Practical Pigment Mixing for Digital Painting
TimeWednesday, December 1511:44am - 11:55am JST
LocationHall B5 (1) (5F, B Block) & Virtual Platform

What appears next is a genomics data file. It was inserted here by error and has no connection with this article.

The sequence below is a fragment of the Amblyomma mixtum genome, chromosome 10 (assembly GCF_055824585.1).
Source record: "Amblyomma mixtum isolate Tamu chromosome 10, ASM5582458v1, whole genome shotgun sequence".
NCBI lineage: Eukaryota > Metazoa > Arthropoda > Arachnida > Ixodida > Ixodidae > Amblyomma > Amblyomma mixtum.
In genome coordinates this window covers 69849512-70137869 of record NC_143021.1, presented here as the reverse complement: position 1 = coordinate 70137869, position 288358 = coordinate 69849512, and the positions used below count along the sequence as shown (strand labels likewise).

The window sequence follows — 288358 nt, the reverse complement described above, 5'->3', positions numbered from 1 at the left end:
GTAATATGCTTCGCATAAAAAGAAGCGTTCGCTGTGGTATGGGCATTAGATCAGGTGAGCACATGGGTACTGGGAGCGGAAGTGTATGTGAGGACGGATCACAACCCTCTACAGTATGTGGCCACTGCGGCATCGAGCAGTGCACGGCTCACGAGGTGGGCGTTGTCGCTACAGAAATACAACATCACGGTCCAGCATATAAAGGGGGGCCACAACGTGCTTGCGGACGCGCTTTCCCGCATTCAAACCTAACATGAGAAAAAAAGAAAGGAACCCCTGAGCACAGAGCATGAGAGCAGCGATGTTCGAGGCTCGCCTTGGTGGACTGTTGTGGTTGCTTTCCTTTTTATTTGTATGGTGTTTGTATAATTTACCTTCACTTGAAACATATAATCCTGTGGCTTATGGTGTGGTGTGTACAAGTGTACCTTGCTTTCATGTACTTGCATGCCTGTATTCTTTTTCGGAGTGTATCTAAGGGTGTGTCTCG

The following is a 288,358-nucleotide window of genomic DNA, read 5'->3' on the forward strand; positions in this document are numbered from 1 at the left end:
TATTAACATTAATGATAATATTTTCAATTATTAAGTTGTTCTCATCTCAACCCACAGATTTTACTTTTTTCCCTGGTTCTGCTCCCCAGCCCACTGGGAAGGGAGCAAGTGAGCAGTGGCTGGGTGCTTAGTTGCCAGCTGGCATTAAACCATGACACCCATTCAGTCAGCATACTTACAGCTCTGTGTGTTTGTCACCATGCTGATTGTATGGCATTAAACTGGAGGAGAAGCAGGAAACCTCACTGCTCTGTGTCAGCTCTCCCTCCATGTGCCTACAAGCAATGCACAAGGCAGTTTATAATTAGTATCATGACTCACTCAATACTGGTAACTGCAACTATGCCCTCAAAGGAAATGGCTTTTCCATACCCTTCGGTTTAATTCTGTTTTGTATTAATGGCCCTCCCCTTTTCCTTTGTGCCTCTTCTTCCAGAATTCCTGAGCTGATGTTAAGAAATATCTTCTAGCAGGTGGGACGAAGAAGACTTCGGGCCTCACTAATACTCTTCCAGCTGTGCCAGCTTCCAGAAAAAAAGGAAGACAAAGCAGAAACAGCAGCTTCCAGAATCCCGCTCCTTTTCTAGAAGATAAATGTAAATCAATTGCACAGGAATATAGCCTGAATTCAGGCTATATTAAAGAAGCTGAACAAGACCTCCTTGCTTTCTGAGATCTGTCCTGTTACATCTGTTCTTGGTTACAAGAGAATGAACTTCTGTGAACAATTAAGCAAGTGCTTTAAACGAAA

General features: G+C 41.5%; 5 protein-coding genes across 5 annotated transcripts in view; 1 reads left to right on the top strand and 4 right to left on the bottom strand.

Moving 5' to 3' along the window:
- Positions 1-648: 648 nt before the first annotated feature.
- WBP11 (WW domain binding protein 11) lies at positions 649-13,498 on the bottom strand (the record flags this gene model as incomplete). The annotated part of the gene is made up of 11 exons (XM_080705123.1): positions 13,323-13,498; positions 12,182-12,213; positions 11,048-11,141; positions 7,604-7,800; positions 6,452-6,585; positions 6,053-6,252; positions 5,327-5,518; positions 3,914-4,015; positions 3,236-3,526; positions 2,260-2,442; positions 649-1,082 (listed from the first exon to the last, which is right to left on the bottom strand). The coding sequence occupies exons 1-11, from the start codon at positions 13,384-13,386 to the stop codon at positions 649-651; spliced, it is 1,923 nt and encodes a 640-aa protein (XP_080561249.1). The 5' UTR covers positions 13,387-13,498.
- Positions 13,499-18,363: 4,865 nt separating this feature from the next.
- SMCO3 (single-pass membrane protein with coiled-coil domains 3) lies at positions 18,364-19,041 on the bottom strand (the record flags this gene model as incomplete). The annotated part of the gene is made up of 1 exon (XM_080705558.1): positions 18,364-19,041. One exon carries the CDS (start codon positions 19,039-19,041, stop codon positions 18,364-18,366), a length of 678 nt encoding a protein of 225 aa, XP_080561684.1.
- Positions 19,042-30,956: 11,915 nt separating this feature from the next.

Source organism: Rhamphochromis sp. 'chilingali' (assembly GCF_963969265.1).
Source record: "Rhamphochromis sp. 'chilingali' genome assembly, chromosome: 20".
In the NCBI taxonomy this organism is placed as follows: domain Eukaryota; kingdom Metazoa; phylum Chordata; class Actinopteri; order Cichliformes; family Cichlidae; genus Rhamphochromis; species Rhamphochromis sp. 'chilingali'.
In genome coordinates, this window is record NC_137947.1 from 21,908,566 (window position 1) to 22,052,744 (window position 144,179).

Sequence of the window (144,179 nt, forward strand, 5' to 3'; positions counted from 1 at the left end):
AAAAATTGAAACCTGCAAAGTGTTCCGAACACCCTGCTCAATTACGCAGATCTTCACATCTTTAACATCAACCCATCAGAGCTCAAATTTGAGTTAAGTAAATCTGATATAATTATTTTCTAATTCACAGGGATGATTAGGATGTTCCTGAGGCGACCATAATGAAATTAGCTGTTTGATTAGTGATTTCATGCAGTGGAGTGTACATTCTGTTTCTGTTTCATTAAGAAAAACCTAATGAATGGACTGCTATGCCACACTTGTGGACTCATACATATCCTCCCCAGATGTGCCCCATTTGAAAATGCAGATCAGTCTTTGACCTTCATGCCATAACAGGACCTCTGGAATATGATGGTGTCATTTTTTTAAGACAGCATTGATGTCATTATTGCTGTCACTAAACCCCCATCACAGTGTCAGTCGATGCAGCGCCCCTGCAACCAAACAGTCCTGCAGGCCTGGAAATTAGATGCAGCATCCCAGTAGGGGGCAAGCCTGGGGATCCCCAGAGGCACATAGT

DescriptionThere is a significant flaw in today's painting software: the colors do not mix like actual paints. E.g., blue and yellow make gray instead of green. This is because the software is built around the RGB representation, which models the mixing of colored lights. Paints, however, get their color from pigments, whose mixing behavior is predicted by the Kubelka-Munk model (K-M). Although it was introduced to computer graphics almost 30 years ago, the K-M model has never been adopted by painting software in practice as it would require giving up the RGB representation, growing the number of per-pixel channels substantially, and depriving the users of painting with arbitrary RGB colors. In this paper, we introduce a practical approach that enables mixing colors with K-M while keeping everything in RGB. We achieve this by establishing a latent color space, where RGB colors are represented as mixtures of primary pigments together with additive residuals. The latents can be manipulated with linear operations, leading to expected, plausible results. We describe the conversion between RGB and our latent representation and show how to implement it efficiently. We prove the viability of our approach on the case of major painting software whose developers integrated our mixing method with minimal effort, making it the first real-world software to provide realistic color mixing in history.